Phoenixing, as the name suggests, describes a new business emerging from the ruins of an old one. Akin to the bird of legend that rises anew from its ashes, phoenixing tends to begin once a company is dead and buried. This takes the form of an insolvent business selling off its assets, liquidating anything it can to make up losses, and ceasing operation.
Where some businesses might choose this moment to close up shop permanently, others opt to phoenix. In doing so, they turn a new leaf, continuing their trade under a new name and from square one. But, although phoenixing can be a suitable strategy for a business to continue operating, it has its caveats. This is especially true more recently, as the Insolvency Service has been granted new powers to crack down on unscrupulous use of phoenixing.
Breaking down a phoenix company
This type of company is essentially created after the assets of an insolvent company are bought by that company’s directors, during administration. These assets can then be used to start up a new business, once the former one has fully closed down. The new company will continue to operate in the same exact way as the old one.
Essentially, the business will now get a fresh start, trading as a new entity. It’s perfectly possible to start again, but what isn’t acceptable is defrauding creditors. Rules have got stricter in recent years in order to protect creditors from directors who would, for example, sell a company that owed debts, only to then buy the assets to form a new one.
So, it’s legal then?
‘Phoenixing’ isn’t technically allowed. HMRC actually use it as a derogatory term, and will demand a security bond or a personal liability notice for a director if they suspect ‘Phoenixing’ has taken place. What is allowed under UK law is for company owners and directors to set up a new business. They can even carry on trading again in much the same way as they were before.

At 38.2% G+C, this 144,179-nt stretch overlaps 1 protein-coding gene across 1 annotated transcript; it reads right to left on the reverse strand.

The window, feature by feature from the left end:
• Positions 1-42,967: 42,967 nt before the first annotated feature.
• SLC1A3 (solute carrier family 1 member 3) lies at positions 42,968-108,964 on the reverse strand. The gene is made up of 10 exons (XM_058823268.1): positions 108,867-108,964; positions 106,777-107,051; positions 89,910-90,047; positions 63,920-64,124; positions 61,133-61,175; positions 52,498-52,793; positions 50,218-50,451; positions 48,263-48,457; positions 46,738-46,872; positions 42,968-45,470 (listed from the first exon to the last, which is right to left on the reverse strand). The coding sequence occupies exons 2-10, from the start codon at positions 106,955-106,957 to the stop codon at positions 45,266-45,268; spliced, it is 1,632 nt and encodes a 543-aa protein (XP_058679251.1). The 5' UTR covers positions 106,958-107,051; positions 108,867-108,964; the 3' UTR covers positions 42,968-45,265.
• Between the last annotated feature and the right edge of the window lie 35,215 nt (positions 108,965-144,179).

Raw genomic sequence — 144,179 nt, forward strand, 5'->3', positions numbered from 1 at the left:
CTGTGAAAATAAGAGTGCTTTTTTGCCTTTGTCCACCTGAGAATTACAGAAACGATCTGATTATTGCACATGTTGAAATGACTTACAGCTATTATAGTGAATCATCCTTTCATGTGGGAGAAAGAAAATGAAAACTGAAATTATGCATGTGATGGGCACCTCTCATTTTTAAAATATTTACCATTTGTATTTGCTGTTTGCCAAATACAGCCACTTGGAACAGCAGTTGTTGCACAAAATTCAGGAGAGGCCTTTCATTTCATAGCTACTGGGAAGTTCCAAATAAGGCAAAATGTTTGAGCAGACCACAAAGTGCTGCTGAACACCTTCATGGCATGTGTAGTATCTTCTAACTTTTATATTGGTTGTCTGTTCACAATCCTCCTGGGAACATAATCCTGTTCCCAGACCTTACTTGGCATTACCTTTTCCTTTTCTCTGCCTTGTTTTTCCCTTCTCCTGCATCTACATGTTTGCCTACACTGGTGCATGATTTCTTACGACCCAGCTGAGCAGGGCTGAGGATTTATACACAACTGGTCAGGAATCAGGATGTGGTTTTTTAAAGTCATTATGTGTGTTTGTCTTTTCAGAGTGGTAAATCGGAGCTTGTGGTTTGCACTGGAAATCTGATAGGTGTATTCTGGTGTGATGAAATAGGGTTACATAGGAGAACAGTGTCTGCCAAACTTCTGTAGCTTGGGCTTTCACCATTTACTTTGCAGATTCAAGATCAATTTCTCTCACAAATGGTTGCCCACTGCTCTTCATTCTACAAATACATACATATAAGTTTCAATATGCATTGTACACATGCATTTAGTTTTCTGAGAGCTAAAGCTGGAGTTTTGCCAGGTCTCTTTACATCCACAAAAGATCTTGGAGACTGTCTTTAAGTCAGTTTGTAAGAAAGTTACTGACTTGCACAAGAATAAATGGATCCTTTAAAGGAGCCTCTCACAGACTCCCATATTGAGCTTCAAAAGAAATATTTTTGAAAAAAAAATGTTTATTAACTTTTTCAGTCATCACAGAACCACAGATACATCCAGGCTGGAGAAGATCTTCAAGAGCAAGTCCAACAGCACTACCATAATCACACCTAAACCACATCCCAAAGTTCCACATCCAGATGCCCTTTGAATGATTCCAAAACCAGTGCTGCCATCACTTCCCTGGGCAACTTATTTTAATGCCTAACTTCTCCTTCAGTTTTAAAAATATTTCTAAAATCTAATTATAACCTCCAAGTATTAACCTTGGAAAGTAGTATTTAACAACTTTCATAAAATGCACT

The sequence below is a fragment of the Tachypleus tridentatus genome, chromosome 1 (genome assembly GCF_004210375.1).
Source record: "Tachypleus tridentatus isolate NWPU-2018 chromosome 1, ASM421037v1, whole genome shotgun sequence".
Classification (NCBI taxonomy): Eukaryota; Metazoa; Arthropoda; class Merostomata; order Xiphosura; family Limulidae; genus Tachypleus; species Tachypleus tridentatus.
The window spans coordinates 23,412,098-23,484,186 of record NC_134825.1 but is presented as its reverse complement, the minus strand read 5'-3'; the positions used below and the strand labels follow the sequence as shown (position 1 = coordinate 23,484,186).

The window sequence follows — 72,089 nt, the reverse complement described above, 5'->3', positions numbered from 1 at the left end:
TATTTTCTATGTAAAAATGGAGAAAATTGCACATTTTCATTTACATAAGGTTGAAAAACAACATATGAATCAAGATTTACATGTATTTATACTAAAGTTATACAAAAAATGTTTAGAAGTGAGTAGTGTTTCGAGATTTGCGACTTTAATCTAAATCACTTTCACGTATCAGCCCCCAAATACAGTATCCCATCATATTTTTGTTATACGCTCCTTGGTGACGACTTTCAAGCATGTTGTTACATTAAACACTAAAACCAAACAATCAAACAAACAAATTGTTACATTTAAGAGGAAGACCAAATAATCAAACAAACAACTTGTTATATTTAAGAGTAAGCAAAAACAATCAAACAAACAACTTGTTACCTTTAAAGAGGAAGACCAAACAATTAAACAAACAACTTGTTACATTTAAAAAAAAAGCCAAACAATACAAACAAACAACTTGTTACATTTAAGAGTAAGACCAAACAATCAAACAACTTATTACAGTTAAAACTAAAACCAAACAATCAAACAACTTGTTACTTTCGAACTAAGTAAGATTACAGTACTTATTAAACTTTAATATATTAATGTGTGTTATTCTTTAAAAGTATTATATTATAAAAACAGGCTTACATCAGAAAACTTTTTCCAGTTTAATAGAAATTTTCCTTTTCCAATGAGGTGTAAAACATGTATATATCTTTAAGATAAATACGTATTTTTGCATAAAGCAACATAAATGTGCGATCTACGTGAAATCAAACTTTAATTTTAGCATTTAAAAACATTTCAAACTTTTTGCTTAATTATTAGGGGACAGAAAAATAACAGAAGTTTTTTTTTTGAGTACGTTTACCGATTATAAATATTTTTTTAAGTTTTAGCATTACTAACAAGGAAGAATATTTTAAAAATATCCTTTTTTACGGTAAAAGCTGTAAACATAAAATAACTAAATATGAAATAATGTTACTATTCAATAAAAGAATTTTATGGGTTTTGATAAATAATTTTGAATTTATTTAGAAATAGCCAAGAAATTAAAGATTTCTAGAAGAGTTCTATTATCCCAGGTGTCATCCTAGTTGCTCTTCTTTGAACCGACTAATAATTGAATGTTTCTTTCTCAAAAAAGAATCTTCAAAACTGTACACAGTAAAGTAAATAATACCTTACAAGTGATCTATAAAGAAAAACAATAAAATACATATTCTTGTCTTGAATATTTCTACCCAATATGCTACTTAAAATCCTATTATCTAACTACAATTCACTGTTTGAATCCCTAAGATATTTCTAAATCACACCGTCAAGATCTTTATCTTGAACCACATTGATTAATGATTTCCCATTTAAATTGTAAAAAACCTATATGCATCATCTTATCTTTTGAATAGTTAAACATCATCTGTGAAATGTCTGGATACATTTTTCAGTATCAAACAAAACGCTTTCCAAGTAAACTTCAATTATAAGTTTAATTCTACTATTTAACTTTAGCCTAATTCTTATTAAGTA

However, they must not be personally bankrupt, and they must also have not been disqualified from acting as directors. There are also rules that restrict the usage of the same or similar name being used for the new company. The same name cannot be used for 5 years by anyone who has been involved in the formation, promotion or management of the liquidated company, with some exceptions. Breaking this rule is a criminal offence under the Insolvency Act 1986.
Making a fresh start
Although some directors intend to exploit loopholes for the purpose of defrauding, this isn’t true for the majority. As such, it is perfectly acceptable for directors to make a fresh start, provided they meet the criteria listed below.
- Individuals at the head of the phoenix company must not be disqualified as directors, nor can they be personally bankrupt.
- The company pending liquidation and its directors must be investigated beforehand to assess conduct. If the conduct of both the company and its directors are found to be legal and free of fraud, liquidation can commence. If not, penalties will be applied. This ensures that any creditors and investors are not unlawfully deprived of their capital.
- The proposed name of the phoenix company must not be similar, in any way, to the name of the previous company. This can be appealed in court, and there are certain exceptions.
- When the company under liquidation sells its assets, it must advertise them clearly. This is generally done through an auction house, the session being advertised beforehand, though it can be accomplished through other means. The assets also cannot be undervalued, and so must be sold at a fair price, something facilitated by auction houses and other methods.
- Directors must communicate sales to their creditors promptly. This must be done within two weeks of the sale of any asset, and must also disclose any actions the Insolvency Practitioner decides to take.